1621: A New Look at Thanksgiving

Front Cover
National Geographic Society, Oct 1, 2004 - Juvenile Nonfiction - 47 pages
24 Reviews
In cooperation with the Plimoth Plantation, a living-history museum in Massachusetts, National Geographic has recreated the first Thanksgiving. Photographs by National Geographic photographers of the recreation at Plimoth Plantation illustrate this book. In 1621, in a small settlement on the edge of the sea, 52 English colonists celebrated their first harvest. The colonists were joined by 90 men of the Wampanoag tribe for a gathering that was to last three days in a town now known as Plymouth. Over the centuries, there have been countless versions of this story, creating a popular myth of the first Thanksgiving. Many Americans imagine brave, peaceful settlers inviting a few wild Indians over for a turkey dinner. But there was no pumpkin pie or cranberry sauce at this celebration. There were no Indians with woven blankets over their shoulders and large feathered headdresses. No pilgrims with somber black clothes and silver buckle hats either. The English didn't even call themselves Pilgrims. This book puts aside that myth and takes a new look at our American history. It questions what we know and recovers lost voices of the Wampanoag people. True history includes the voices of all its participants. 1621: A New Look at Thanksgiving invites young people to read, listen, and think about our shared history. The book also features a foreword, a section on the actual reenactment and the concept of living history, a chronology, an index, and a bibliography.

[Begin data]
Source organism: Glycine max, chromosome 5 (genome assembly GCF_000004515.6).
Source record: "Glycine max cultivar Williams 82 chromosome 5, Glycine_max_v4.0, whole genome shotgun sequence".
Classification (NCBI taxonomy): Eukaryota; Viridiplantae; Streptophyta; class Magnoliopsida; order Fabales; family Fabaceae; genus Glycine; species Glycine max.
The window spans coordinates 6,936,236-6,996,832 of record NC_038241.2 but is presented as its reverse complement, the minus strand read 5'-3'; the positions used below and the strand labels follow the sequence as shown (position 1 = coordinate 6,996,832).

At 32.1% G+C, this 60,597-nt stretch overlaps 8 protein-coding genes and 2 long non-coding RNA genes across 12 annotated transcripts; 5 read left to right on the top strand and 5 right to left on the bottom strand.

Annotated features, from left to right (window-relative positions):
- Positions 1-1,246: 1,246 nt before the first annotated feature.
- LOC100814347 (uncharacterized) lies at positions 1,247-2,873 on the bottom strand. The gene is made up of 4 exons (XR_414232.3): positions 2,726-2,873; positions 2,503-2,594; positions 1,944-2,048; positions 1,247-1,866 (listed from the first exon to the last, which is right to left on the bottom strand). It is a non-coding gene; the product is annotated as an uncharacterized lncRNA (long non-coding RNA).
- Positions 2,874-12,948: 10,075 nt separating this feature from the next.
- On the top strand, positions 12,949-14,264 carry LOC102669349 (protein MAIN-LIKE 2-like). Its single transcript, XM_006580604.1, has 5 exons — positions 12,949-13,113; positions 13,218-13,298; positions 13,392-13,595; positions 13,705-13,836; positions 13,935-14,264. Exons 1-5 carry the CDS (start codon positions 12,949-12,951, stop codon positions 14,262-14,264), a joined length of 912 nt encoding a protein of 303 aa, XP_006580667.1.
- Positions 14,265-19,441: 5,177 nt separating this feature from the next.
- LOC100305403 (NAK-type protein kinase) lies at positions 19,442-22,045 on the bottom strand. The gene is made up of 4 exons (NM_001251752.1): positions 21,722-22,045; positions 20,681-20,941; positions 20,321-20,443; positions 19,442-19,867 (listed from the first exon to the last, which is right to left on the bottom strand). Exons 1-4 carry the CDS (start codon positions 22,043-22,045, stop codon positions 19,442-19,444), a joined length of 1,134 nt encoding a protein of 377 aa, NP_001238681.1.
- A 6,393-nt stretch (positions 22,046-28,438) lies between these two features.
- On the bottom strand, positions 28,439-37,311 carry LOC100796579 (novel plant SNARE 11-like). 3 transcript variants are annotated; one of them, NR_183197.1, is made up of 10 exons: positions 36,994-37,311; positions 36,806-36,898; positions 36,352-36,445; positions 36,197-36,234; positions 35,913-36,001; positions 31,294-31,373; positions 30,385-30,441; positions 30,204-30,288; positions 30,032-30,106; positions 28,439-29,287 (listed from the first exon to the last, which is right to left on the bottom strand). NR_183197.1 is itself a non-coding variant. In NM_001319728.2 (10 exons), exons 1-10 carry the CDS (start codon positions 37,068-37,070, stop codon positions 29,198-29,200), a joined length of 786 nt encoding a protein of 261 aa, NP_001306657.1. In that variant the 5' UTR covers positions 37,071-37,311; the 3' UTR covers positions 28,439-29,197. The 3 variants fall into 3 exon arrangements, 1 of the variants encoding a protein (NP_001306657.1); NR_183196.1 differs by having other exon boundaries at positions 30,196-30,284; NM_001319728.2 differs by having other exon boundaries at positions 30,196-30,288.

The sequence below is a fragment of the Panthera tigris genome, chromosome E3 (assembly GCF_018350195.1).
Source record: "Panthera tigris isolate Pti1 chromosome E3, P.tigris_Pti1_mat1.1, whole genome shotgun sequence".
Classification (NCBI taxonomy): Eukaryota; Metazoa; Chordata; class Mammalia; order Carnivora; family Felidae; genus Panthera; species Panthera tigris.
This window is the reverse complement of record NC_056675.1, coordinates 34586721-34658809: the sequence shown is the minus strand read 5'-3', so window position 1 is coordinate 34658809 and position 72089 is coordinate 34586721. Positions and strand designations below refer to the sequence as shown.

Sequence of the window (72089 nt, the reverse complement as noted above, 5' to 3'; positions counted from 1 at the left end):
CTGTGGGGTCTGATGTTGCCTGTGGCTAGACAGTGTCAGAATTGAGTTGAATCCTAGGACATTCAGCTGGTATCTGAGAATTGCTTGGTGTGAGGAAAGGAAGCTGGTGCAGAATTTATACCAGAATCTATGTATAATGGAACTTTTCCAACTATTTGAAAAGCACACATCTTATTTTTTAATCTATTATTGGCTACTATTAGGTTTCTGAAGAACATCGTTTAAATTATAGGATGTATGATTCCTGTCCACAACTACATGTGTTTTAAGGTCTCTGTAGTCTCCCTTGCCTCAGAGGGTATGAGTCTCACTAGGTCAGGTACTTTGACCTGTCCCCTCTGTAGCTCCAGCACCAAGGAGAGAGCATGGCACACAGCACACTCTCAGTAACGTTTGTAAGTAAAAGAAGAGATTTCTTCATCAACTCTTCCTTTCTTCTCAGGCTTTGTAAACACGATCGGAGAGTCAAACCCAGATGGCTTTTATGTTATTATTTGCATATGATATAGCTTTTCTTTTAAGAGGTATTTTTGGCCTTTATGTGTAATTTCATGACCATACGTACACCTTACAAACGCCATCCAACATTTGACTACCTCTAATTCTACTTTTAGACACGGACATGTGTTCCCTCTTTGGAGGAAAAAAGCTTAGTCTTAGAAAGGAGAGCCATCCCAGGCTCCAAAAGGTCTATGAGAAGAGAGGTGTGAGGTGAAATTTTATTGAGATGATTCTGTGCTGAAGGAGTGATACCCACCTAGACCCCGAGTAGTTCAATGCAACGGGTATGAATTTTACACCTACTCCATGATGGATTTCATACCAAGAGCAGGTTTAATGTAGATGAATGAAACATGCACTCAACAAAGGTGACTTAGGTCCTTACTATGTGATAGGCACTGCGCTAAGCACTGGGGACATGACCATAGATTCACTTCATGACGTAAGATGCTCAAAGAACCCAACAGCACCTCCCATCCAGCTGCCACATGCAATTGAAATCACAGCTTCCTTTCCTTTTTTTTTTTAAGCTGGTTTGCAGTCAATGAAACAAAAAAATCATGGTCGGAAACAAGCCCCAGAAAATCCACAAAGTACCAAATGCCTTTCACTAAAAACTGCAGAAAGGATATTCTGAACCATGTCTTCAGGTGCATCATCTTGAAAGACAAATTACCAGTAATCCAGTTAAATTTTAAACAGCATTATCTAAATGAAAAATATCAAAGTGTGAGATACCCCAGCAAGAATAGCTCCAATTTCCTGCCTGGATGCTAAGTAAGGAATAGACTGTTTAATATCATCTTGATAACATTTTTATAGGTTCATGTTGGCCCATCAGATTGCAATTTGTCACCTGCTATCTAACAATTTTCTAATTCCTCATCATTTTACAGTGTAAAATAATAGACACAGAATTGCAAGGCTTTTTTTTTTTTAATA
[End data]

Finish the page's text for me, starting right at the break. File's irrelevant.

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Review: 1621: A New Look at Thanksgiving

User Review  - Wendy Kuzma - Goodreads

Great information that clears up many misconceptions about this holiday and the relationship between the Native Americans and the English settlers. The photographs, taken at a living history museum, enhance the text and make this historical even seem more real to the reader. Read full review

Review: 1621: A New Look at Thanksgiving

User Review  - Rachel Cavender - Goodreads

This is a historical look at how Thanksgiving really was and how many skewed ideas we have of it. I would use this to teach my kids about the real thanksgiving. It would be good for 5-8 grade. Read full review

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About the author (2004)

Sisse Brimberg has photographed more than 20 articles for National Geographic magazine. Her story on migrant workers won first prize for Picture Story of the Year from the National Press Photographers Association. She lives in Mill Valley, California with her husband Cotton Coulson.

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